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Interpersonal Interactions as Catalysts for Change

Interpersonal relationships provide an ongoing arena in which to practice NVC mediation skills, as well as a place to see how old patterns show up and make new choices in our behavior. Since much of this learning is about patterns that are habitual, it often takes some time to first notice the pattern and then find a way in to change it.

I look back at conversations that did not go very well—we ended up disconnected—to see if I can find where that disconnection starts, or at least where I can notice it in myself. It might be a way that I feel, something I notice in my behavior, or something I say. Identifying that point where disconnection starts (or where I notice it is already happening) can then serve as a cue in future conversations that I am disconnected.

Once I have the cue, then I can also figure out a way to bring myself back into connection with myself and the other person. It’s often just a first step that I need, a reminder, something to do that is different than what I’m already doing.

I will be sharing some of these points of disconnection in interpersonal conversations in upcoming blog posts. I hope that pointing out what I notice happening that precedes disconnection or indicates that I am becoming disconnected will help you inquire into your own patterns in interpersonal conversations. In addition, I’ll be sharing the first step that I have found effective to begin to bring myself back into being present, and hope it encourages you to take similar steps.

In this post, I wanted to introduce this idea as well as talk briefly about the progression that tends to happen from feeling caught in a pattern and wanting to change it (but unable to) to having the awareness in the moment to make another choice. This progression requires repeatedly going through the learning cycle, which you can read about in more depth in this article. In essence, though, the cycle is to reflect on a conversation that did not go as you would have liked and mourn the lost opportunity to do what you want. Mourning in this way helps you create the clarity about what you would like to do in the future, and you can then practice so that this new choice will be more available.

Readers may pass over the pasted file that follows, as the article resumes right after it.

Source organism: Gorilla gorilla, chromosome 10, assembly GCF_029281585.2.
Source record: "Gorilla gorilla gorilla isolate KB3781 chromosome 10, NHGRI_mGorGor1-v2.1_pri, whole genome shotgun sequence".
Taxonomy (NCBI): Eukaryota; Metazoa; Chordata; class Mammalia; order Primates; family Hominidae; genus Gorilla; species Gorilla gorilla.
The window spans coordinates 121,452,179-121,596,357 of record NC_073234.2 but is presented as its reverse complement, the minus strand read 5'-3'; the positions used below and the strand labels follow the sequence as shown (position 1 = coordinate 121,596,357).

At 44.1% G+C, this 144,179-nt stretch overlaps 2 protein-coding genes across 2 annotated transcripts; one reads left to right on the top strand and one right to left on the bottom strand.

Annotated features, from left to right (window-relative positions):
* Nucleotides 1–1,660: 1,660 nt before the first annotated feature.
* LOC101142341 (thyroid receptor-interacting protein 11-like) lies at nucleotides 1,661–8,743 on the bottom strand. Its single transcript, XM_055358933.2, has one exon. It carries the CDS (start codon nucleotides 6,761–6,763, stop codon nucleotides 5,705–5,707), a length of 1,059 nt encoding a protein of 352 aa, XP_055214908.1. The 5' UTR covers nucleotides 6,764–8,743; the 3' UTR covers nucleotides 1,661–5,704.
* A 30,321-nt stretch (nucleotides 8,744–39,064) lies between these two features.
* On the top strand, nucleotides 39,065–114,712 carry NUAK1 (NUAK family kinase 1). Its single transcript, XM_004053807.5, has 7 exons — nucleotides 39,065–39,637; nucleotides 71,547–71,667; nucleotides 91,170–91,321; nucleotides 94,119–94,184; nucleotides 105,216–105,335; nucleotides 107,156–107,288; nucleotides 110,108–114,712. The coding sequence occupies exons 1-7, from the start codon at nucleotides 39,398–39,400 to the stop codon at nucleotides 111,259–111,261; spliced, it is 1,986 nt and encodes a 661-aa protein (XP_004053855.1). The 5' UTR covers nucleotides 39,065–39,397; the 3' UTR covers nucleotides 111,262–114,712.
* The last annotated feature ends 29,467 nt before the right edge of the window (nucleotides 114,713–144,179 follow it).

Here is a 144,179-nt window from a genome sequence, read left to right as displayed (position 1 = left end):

I find going through this process also tends to relax something in me so that the next time I’m in a similar situation, it’s easier to be aware of what I’m doing. Still, there can be periods of time during which I will have momentary flickers of awareness that don’t come up enough into consciousness for me to stop and choose an alternative. Repeating this whole cycle over time–having those flickers, using the Mourn Celebrate Learn process after, noticing what I want to do instead, even practicing it–eventually brings me to a point where I much more consistently notice in the moment and make the change I want to make. Thus, when you repeat this process every time you notice the same pattern come up in a conversation, it helps you shorten the time before you become aware that you are caught in the pattern and be able to eventually shift it through different choices you make in the moment.

Another way to support yourself in making the changes you want to make is through agreements. You can make agreements with yourself about how you want to act in the future, and also involve other people and ask for their support. If you notice the same pattern showing up with one particular person, you can make an agreement with them that when they notice you doing or saying something they will interrupt you, giving them the actual words to say. Making commitments to ourselves I find helpful, and our changes can come about even more quickly when we enlist the support of those around us.

Are you already aware of any patterns that show up repeatedly in your interpersonal conversations—perhaps with family members or work colleagues—that you would like to begin to shift?

Post by Ike Lasater with Julie Stiles

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